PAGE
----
An English Bulb Meadow

Kathleen Sayce
Sun, 09 Aug 2015 09:15:25 PDT
I have been mulling the management implications of a tall bulb meadow in my climate. If I don’t mow at least once or twice a year, woody species take over, including ivy, blackberries and several shrubs. My turf is not watered, which doesn’t seem to kill the quack grass, but it does keep the ivy from leaping into full growth.

My turf has a low growing native sedge, Carex pansa, in some areas, green year round unlike the grasses. I have a second sedge, even lower growing, C. brevicaulis, that is golden-green, and clumps of heath grass (low, blue foliage). 
Widely spreading plants include common turf weeds (I would use quotes if the list allowed), lotus, several clovers, sorrel, selfheal, Glecoma,  dandelions, hairy catsear, hawkweed, english daisy, Douglas aster, sea thrift, wild strawberry, and an occasional Centaurea.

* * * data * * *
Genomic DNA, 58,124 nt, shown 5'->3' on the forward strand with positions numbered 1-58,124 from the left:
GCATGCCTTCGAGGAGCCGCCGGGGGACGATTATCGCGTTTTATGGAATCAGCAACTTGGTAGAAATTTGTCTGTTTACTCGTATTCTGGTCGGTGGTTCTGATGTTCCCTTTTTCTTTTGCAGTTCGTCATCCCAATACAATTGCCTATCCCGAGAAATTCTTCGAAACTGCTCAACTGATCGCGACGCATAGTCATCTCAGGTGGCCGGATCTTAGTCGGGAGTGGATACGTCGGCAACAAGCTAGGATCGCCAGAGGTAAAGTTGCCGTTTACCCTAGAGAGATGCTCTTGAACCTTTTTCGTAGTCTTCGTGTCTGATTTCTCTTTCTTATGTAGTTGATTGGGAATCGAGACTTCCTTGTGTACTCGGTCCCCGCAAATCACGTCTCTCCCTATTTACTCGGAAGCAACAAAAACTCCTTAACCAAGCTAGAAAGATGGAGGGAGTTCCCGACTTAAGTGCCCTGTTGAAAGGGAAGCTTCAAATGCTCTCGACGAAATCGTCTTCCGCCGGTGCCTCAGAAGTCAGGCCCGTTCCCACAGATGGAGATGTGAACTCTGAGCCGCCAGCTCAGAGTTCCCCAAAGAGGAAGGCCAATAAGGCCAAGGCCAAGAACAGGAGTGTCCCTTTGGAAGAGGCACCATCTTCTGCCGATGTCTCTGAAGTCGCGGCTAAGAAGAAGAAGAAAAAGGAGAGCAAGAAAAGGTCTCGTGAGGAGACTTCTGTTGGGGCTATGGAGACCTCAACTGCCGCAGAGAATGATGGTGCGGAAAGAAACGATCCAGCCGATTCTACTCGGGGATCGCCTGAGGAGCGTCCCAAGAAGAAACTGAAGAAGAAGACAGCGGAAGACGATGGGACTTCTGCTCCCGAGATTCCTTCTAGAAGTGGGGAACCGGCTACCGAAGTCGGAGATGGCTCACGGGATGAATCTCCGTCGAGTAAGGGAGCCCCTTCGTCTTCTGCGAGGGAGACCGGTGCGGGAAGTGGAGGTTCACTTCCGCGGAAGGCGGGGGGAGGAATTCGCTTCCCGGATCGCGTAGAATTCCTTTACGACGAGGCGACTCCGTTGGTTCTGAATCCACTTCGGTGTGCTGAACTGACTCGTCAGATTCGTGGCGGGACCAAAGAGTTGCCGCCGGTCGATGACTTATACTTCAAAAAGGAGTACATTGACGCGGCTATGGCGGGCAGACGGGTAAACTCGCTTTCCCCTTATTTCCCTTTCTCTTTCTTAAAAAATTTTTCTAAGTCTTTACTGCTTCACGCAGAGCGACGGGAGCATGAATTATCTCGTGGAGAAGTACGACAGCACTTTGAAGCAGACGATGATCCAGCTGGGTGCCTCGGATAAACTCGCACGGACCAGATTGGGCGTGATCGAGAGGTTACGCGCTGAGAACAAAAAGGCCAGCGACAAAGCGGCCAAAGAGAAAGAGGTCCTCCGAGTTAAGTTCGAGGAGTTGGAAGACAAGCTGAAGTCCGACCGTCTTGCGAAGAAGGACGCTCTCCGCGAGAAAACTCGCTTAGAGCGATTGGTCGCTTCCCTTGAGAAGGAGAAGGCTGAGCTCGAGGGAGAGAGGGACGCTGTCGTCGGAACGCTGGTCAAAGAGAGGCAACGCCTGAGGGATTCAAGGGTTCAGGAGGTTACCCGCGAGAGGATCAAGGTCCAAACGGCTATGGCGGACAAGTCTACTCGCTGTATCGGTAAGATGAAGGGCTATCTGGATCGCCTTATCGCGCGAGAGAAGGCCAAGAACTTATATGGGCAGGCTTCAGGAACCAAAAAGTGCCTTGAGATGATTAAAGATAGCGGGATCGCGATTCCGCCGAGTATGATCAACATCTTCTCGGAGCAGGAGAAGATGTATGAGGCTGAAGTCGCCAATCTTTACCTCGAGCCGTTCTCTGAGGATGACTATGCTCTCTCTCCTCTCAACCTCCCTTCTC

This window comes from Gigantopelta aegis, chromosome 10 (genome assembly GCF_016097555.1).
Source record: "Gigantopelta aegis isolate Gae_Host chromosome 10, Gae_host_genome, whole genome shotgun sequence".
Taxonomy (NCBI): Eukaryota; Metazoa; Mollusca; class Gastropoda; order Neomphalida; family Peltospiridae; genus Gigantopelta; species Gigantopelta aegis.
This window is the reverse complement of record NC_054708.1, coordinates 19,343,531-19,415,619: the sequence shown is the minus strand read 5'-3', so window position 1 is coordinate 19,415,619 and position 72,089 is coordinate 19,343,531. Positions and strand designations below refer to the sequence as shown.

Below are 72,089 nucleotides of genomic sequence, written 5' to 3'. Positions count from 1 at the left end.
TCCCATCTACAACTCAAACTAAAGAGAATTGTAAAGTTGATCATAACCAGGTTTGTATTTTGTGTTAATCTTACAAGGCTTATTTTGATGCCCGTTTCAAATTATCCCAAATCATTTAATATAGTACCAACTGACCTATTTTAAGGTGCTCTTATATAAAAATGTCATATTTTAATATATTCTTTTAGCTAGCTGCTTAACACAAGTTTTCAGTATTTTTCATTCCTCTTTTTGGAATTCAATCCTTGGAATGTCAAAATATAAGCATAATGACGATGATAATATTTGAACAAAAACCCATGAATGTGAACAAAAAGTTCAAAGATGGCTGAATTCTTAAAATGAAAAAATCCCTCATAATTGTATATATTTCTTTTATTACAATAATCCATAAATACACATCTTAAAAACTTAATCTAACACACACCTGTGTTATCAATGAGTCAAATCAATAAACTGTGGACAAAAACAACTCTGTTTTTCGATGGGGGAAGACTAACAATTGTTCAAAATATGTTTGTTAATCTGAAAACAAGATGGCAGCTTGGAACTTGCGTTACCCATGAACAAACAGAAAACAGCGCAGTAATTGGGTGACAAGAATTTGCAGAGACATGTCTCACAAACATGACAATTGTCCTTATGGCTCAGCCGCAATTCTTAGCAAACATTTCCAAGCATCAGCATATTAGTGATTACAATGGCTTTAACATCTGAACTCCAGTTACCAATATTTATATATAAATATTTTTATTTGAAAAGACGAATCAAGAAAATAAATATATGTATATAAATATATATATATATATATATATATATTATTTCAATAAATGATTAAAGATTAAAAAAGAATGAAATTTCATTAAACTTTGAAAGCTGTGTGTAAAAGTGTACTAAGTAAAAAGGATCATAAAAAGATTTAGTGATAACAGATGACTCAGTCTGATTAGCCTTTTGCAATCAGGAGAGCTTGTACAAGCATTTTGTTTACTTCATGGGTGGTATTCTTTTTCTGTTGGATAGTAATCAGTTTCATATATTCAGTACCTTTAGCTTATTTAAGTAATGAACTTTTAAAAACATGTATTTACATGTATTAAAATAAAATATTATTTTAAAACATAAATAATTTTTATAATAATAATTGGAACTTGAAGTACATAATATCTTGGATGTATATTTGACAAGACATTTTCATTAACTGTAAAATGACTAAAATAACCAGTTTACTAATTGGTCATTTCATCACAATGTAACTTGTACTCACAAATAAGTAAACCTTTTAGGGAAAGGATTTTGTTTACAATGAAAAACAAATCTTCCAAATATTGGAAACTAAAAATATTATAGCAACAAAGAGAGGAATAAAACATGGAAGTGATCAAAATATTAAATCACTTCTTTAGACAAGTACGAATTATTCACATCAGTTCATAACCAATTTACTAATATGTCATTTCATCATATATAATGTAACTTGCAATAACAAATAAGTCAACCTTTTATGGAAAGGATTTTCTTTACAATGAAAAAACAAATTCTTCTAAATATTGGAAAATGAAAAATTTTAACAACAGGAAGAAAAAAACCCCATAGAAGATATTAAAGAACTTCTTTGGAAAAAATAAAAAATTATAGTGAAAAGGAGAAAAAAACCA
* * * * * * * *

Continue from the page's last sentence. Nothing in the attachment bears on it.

Bulbs:  daffodils, bluebells (Hyacinthoides x massartina), small patches of Ixia, Homeria (a yellow flowered Watsonia). Cyclamens pop up in shady areas, hauled there by ants. A rose-pink Oxalis flowers in the turf even with regular mowing. 

What Diana’s articles about John’s bulb lawn showed me was that I was thinking too small, and way too manicured! Now I’m considering mowing 2 m borders along the beds to keep the quack grass from leaping the edging, and mowing some paths, then letting most of the turf grow until fall. It’s a very different approach. I have my eye on a 10 x 50  area that was feral lilac shoots, and would look great with bulbs, bunch grasses and sedges, as a place to start. 


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